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A polymer that targets cysteines shrinks tumors in mice

Multifaceted ‘in situ vaccine’ latches onto the amino acid and stimulates the immune system to attack

by Alla Katsnelson, special to C&EN
November 8, 2022


A polymer strand links together a bundle of tumor cells to a dendritic cell. The polymer strand also has immune system–activating drugs attached to it.
Credit: ACS Cent. Sci./Shutterstock/C&EN
A multi-functional polymer (yellow) that binds to free cysteines triggers the immune system to fight cancer. It simultaneously activates an immune response and links tumor cells to dendritic cells, which help immune cells recognize threats.

An injectable polymer therapy that takes advantage of the excess of cysteines on tumor cells can stimulate an immune response to fight many different types of cancers in mice (ACS Cent. Sci. 2022, DOI: 10.1021/acscentsci.2c00704).

Cancer vaccines rev up the body’s immune system to fight tumors, but many vaccines in development are complex and expensive because they must be tailored to a person’s specific cancer. The new approach “is much more tumor agnostic,” says Anna Slezak, a PhD student in molecular engineering at the University of Chicago, who coauthored the work.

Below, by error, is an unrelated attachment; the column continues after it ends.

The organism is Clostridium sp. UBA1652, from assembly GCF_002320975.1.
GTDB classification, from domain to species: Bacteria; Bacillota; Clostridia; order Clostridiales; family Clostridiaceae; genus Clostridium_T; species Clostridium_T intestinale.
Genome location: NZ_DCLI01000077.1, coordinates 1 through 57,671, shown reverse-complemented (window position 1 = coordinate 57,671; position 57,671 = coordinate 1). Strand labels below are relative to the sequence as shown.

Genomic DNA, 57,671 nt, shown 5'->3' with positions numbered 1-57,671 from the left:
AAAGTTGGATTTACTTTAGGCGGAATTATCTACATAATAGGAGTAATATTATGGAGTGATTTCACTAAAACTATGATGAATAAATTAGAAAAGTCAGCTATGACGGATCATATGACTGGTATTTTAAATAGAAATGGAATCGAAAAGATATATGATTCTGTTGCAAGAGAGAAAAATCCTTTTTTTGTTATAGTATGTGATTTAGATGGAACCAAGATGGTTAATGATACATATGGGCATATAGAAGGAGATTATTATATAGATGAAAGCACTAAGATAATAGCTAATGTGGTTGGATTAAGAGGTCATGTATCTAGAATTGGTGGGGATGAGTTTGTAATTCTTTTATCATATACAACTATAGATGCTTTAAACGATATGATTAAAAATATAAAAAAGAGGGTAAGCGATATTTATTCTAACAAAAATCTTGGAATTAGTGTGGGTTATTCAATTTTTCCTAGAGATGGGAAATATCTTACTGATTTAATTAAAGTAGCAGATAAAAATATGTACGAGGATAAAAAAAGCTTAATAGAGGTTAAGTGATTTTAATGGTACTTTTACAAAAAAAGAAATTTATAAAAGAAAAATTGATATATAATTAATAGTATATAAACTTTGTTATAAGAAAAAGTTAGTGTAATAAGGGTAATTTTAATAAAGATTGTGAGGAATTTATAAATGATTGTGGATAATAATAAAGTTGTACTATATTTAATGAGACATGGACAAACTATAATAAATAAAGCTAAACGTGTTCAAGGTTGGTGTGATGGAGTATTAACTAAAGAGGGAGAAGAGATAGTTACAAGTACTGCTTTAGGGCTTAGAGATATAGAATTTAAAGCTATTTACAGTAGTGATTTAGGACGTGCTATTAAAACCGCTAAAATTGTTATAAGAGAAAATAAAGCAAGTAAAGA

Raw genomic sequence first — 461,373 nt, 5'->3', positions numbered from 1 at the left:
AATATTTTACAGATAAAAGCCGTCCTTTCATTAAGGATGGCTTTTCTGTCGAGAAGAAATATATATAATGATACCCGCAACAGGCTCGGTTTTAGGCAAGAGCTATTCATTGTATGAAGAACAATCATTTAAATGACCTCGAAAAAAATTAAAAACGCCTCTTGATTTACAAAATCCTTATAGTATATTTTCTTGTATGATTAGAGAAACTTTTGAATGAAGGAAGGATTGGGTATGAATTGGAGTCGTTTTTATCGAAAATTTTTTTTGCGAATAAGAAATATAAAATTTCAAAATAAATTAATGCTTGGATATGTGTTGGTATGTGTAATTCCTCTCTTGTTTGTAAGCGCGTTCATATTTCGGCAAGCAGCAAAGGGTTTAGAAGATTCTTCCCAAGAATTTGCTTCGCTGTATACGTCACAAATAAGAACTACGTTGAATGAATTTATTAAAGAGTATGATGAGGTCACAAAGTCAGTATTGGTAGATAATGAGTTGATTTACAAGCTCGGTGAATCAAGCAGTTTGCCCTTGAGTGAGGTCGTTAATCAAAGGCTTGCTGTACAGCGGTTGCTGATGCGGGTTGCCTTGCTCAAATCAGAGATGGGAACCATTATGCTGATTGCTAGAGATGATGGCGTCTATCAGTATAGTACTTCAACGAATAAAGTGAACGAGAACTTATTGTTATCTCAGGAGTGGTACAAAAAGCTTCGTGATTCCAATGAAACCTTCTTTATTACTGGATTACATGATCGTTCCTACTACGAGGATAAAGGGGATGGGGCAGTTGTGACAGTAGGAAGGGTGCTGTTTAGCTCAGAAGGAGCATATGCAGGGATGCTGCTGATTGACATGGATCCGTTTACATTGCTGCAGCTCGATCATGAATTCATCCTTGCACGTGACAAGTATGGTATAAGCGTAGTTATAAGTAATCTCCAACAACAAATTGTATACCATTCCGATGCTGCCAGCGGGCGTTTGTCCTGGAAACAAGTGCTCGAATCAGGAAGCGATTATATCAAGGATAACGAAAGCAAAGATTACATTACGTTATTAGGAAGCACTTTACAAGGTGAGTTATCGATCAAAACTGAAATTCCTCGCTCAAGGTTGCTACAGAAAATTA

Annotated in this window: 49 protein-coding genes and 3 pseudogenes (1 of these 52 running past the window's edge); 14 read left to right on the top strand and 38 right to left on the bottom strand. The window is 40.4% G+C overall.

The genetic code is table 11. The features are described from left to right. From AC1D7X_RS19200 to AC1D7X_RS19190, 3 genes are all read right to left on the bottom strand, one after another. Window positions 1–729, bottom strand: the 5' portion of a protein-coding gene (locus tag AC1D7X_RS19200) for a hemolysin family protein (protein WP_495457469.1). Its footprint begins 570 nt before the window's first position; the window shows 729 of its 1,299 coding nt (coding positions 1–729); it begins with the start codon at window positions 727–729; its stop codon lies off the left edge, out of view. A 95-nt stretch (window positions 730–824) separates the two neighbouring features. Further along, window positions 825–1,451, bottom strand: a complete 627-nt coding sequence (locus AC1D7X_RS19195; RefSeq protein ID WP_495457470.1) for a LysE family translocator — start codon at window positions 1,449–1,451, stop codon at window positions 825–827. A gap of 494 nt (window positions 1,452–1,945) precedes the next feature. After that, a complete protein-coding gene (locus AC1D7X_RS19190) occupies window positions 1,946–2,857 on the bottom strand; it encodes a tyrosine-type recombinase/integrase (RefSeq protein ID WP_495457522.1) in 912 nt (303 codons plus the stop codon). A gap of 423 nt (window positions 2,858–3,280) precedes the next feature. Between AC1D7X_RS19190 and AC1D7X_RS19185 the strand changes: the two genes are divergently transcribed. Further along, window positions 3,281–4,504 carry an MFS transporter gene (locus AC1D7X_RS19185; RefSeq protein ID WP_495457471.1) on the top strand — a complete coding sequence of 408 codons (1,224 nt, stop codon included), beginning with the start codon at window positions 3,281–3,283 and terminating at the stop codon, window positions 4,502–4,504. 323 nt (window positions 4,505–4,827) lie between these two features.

In normal cells, cysteines usually pair up and link together during protein synthesis, but cancer cells churn out misfolded proteins in which cysteines often can’t link up, says Jeffrey Hubbell, who is Slezak’s supervisor. These unpaired cysteines carry free thiols, which are stabilized by the reductive environment in cancer cells.

Hubbell came up with the idea to use the thiol groups to latch onto the surface proteins of tumor cells. Once captured, those proteins could be presented to the immune system, triggering an immune response against them. By using living tumor cells and debris from dead tumors this way, the team aimed to make an “in situ vaccine” that would mount an attack on a person’s specific cancer.

To do this, they created a polymer containing three active parts: a disulfide group that binds to free thiols, which grabs onto tumor cells and debris; an immune-activating drug that attracts cytokines and other immune cells to the tumor material; and a sugar called mannose, which attracts dendritic cells that help the immune system recognize the tumor as harmful.

Injecting this polymer directly into tumors caused the tumors to shrink in a mouse model of colon cancer and slowed tumor growth in models of skin and mammary cancer. When the researchers combined the injections with a regimen of already-approved cancer drugs called checkpoint inhibitors, the treatment worked even better.

Targeting cancer cells via excess thiols is a fresh approach, and the polymer the researchers created is straightforward and easy to make, says Steven J. Sucheck, a biological chemist at the University of Toledo who was not involved in the work. “I’m impressed with the results.”



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